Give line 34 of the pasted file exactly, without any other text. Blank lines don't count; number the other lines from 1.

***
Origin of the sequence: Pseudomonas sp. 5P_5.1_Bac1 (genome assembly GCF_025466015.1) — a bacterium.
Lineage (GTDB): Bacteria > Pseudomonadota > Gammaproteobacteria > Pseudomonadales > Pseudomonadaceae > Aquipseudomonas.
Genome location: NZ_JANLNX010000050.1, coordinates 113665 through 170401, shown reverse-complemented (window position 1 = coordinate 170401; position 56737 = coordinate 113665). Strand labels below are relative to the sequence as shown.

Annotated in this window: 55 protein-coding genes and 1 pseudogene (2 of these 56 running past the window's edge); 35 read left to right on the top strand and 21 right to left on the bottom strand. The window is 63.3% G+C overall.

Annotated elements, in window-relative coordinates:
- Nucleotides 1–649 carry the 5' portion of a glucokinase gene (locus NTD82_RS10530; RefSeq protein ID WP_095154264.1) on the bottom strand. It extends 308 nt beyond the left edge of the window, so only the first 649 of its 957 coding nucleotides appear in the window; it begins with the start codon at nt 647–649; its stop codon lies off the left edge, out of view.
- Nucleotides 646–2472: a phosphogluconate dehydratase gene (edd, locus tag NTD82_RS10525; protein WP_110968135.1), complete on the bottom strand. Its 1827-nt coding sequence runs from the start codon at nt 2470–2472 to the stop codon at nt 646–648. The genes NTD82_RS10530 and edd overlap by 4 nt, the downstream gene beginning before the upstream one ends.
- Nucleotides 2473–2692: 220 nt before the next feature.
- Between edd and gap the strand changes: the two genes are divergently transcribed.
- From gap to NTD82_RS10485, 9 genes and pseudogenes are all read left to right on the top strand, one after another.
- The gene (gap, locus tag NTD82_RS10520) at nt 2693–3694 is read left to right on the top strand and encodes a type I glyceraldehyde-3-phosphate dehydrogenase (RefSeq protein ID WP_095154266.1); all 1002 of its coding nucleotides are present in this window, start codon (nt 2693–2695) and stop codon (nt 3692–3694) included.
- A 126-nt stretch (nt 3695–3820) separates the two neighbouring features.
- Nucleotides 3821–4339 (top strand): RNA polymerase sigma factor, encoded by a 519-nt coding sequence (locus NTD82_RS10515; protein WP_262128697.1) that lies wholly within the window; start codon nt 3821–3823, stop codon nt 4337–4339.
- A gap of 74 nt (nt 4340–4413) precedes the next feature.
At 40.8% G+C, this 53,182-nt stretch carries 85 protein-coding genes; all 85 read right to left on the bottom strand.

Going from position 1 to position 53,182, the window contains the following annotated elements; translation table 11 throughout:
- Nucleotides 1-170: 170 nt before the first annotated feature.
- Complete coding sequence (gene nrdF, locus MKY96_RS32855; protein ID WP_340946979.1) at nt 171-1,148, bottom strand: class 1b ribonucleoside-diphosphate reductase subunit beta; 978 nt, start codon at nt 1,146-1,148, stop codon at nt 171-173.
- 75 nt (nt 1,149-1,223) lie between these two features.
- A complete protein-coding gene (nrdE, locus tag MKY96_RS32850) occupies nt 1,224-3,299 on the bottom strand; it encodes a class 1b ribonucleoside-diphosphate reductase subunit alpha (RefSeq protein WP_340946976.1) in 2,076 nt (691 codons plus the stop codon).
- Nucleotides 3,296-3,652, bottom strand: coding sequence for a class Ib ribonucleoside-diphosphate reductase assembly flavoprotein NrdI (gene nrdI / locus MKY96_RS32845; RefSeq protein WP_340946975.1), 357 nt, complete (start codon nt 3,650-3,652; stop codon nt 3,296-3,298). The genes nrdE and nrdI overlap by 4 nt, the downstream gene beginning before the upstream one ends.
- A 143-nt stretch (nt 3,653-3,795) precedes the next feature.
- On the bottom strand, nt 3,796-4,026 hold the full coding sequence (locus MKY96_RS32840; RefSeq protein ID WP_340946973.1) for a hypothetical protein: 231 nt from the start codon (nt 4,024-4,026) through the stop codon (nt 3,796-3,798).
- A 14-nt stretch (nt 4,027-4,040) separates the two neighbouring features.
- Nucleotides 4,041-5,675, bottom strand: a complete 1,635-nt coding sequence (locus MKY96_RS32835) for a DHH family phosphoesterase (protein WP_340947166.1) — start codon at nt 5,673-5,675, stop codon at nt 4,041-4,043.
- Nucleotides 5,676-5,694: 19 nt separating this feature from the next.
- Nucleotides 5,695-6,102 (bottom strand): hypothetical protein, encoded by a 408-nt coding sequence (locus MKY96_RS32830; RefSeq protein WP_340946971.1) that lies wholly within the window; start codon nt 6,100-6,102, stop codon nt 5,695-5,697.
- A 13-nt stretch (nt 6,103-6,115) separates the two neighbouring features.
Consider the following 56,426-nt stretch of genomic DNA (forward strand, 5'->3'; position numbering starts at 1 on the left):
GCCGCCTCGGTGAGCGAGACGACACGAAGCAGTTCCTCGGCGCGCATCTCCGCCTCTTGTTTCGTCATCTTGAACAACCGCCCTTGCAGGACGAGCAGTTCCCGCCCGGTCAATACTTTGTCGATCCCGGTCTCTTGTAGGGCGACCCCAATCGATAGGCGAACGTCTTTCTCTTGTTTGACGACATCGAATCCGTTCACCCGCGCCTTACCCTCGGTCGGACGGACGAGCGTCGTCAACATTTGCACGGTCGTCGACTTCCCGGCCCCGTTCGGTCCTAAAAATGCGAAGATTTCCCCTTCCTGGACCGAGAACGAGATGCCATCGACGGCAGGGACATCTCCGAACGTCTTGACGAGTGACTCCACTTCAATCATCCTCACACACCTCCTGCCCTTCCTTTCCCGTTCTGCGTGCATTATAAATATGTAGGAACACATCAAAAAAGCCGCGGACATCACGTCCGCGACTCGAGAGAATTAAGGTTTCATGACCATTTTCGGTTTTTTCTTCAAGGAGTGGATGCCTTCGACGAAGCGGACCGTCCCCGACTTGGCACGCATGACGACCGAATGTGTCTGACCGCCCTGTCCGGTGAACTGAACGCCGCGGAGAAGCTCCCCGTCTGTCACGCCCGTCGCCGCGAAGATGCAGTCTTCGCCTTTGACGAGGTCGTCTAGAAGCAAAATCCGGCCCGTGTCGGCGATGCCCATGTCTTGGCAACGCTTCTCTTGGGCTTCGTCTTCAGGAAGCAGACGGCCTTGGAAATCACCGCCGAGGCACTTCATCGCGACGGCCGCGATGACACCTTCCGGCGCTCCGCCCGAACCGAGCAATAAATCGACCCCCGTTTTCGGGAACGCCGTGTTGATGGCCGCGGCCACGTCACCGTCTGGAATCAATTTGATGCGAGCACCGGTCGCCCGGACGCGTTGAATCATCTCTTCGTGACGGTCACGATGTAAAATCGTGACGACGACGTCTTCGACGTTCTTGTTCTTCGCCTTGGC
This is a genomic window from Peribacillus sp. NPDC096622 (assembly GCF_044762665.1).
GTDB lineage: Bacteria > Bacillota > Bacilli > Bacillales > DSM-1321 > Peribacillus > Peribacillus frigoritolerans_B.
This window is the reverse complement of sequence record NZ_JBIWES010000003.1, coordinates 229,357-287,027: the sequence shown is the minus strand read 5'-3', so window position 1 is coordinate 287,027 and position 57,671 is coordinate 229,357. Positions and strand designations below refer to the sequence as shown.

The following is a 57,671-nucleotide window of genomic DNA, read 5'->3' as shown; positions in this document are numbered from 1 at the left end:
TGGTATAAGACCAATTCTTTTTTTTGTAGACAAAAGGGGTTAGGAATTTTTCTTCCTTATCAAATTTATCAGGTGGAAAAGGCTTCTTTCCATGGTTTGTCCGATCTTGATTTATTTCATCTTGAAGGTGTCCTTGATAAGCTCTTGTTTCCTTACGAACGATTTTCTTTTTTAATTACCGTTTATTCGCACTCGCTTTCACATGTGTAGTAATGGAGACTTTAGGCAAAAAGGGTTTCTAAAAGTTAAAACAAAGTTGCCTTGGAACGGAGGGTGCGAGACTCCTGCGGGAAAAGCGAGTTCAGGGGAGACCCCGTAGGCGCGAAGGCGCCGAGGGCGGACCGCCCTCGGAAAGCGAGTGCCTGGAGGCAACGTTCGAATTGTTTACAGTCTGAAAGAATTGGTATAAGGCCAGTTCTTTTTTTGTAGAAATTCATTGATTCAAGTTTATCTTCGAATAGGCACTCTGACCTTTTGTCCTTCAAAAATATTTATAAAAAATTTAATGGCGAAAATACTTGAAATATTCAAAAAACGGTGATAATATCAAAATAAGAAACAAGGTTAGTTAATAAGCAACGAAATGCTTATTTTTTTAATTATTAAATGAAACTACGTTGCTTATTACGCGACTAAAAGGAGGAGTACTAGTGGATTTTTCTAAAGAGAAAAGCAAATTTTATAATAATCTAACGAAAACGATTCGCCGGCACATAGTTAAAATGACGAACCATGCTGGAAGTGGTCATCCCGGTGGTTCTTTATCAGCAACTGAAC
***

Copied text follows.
The following is a 57,671-nucleotide window of genomic DNA, read 5'->3' as shown; positions in this document are numbered from 1 at the left end: